What some people think as Hoylake beach ‘civil war’ comes to a head

A divisive issue that has been compared to “a civil war” in a quiet seaside town is set to come to a head next week.

Wirral Council will be meeting on 15 April to discuss whether to develop an option further that will see roughly three hectares of Hoylake beach cleared and try to seek approval from Natural England, the government advisor which will be needed to approve any future management plan for the area.

This option is being supported by the town’s three Conservative councillors as well as the Hoylake Beach Community, a community group that has campaigned to see vegetation on the beach cleared.

It was also supported in a consultation carried out by the local authority with 69.4% in favour, 44% more than the other option put forward which would have seen less of the beach cleared.

More than 1,000 people had their say in total.

However, if approved as the draft plan for future management of the beach, the local authority faces a significant challenge as Natural England has already said it “would not be able to support this option due to the extent of vegetation loss outlined” but would continue to work with the council.

The council does not expect any future management plan to be approved before September 2024.

Beach management was paused by the local authority in 2019 following criticism over the use of the weedkiller glyphosate. Since then, vegetation has spread across the sand prompting uproar from some in the local community who felt a public space was being taken away from them.

In that time, the issue has been described as toxic, a civil war, and one person previously told the LDRS “there’s a lot of people who won’t talk about it because they are so upset”.

One person who runs a pub in Hoylake said it was a shame how divisive the issue was arguing it was being used as a political football. They added arguments would sometimes break out over a pint though things weren’t as bad as they are on social media.

Since 2019, Wirral Council has spent an estimated £244,000 developing future plans and expects to spend another £50,000 before any work can begin.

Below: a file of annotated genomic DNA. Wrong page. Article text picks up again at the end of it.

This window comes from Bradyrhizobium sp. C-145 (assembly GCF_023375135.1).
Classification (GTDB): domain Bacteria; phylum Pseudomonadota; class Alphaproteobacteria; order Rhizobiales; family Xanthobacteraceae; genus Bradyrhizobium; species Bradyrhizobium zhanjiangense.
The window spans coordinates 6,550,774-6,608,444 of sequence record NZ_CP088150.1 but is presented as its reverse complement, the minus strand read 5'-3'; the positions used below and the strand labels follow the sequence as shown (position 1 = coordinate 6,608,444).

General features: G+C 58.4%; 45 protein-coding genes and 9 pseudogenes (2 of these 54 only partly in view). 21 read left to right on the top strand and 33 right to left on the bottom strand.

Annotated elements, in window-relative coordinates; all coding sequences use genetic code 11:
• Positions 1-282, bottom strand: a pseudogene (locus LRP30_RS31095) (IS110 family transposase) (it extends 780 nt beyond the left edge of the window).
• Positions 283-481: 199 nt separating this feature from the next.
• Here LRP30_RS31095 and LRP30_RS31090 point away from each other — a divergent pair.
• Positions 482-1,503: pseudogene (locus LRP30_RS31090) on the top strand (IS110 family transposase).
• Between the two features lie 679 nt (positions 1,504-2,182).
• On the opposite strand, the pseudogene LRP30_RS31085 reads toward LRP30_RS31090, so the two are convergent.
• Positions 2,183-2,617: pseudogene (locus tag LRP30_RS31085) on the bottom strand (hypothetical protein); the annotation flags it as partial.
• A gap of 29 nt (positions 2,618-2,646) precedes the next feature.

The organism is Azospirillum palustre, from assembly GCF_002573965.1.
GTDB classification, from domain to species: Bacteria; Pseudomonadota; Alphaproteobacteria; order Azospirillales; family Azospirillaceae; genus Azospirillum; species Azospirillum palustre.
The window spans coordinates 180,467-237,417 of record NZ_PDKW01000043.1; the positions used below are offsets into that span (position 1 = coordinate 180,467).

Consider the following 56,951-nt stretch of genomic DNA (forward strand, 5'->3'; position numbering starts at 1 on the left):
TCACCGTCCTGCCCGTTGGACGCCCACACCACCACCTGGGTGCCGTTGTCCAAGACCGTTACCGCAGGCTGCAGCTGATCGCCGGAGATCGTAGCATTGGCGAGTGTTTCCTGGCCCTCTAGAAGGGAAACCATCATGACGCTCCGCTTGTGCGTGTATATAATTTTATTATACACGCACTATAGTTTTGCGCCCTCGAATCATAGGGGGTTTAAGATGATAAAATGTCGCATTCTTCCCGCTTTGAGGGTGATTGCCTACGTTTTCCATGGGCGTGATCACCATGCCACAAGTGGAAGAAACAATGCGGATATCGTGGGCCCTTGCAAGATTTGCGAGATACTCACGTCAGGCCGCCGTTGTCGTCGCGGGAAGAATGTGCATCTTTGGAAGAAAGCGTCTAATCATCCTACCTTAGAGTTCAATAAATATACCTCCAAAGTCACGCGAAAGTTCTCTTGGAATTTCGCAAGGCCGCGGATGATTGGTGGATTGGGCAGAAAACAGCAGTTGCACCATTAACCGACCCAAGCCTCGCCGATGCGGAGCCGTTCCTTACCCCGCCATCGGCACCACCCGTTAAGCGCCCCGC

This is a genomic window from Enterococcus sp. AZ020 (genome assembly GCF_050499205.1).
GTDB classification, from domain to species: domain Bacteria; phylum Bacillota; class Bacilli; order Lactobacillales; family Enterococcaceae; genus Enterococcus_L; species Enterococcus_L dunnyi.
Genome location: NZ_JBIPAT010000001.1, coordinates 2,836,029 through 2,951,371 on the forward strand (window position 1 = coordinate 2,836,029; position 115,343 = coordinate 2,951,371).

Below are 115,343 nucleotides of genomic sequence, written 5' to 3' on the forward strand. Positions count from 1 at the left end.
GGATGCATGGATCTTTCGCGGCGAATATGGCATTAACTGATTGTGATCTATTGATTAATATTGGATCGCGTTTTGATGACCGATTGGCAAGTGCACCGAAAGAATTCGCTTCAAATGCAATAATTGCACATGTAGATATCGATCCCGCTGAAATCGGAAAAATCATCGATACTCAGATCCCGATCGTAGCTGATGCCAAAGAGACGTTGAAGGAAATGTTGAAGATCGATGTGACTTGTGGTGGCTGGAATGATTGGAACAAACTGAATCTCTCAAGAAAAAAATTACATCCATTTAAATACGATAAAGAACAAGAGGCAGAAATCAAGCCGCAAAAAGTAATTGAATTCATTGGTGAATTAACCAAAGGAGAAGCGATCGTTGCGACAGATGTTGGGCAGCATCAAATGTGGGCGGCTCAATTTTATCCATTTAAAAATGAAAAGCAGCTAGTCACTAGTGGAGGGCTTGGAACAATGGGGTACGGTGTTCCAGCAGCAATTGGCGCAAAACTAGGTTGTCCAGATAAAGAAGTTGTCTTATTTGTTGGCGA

After that, it expects to spend £230,000 clearing vegetation on beaches in West Kirby and Hoylake with ongoing annual costs of £30,000 for maintenance and monitoring of the area.

Ahead of the meeting on 15 April, the LDRS went to Hoylake to ask people what they thought. Susan McGechen (pictured, lead image), who had just come off the beach after walking her dogs Bear and Beau with her husband Keith, said, “This isn’t a beach anymore.

“I took the grandchildren and the children and now I can’t use it. You have got to walk out past it to let the dogs off because you are scared about what they might pick up. It’s worse after a storm.”

She said, “We used to have stands and stalls and it’s just not like it was,” adding, “It’s not a place to take the kids or the grandchildren. Their first walk has always been on the beach.”

Referring to an expectation the beach will eventually develop into sand dunes, Keith said, “There were so many lies when it started about what they were going to do with it,” adding, “It just gets up your nose when they do not tell the truth.” The beach has been referred to as a bog.

Eddie Pipe and Tyson. Credit: Ed Barnes

Eddie Pipe who has lived in Hoylake all his life remembers as a child going down to the beach to help clear any grass by hand. Over that time, he said the beach had completely changed as sand levels got higher and higher.

He described the beach as now being like Parkgate, adding, “There’s a lot of people who now go down there for a walk and go to enjoy it. I would suppose how many people go down there walk down the prom and they have to look at that?

“There is a lot more nature down there than it used to have but I am not going to say if it’s wrong or right. It’s a great shame, there’s not a lot going for Hoylake at the moment, unfortunately.”

Some believe a compromise is the way forward.  Jude, a woman who lives in Hoylake, said, “I would like half and half. The environmentalists can do what they want but I would like a place for my grandkids. They are all just shouting at each other,” adding, “There’s rats, it stinks, there’s stagnant water and flies because it’s bloody gross.

“They say it’s going to be dunes, not in my lifetime. I do not know what they want but it does stink and it’s just not pleasant.”

Alex and Susan Hemmings. Credit: Ed Barnes

Alex Hemmings said, “It makes sense if you had a little bit of sand. There’s plenty to leave to grass,” adding, “I walk down there quite regularly. I like the idea of it being natural as long as they give an area for people.

“It’s not a big issue for me. You can see the difference at Parkgate because there’s so much wildlife down there.”

One man walking along the town’s promenade said he wished to remain anonymous but understood the argument on both sides. He said, “Sometimes I would suppose people are arguing for the sake of it. I am quite happy to sit on the fence and nature is nature. If that is what nature is doing, it is doing that. I think it’s quite nice to see a bit of grass. We do get lots of birds now and again.

“Whatever wildlife is in there I do not have a clue. To me, I am quite happy the way it is if anything but I do not feel strongly either way. My preference would be to leave it as it is. Leave nature be.

“I am not a nature fanatic but I believe in nature. You have got your experts. I don’t think they’re being awkward. If it’s natural just leave it.”

Lead image: Susan and Keith McGechen had just been walking their dogs on the beach. Credit: Ed Barnes

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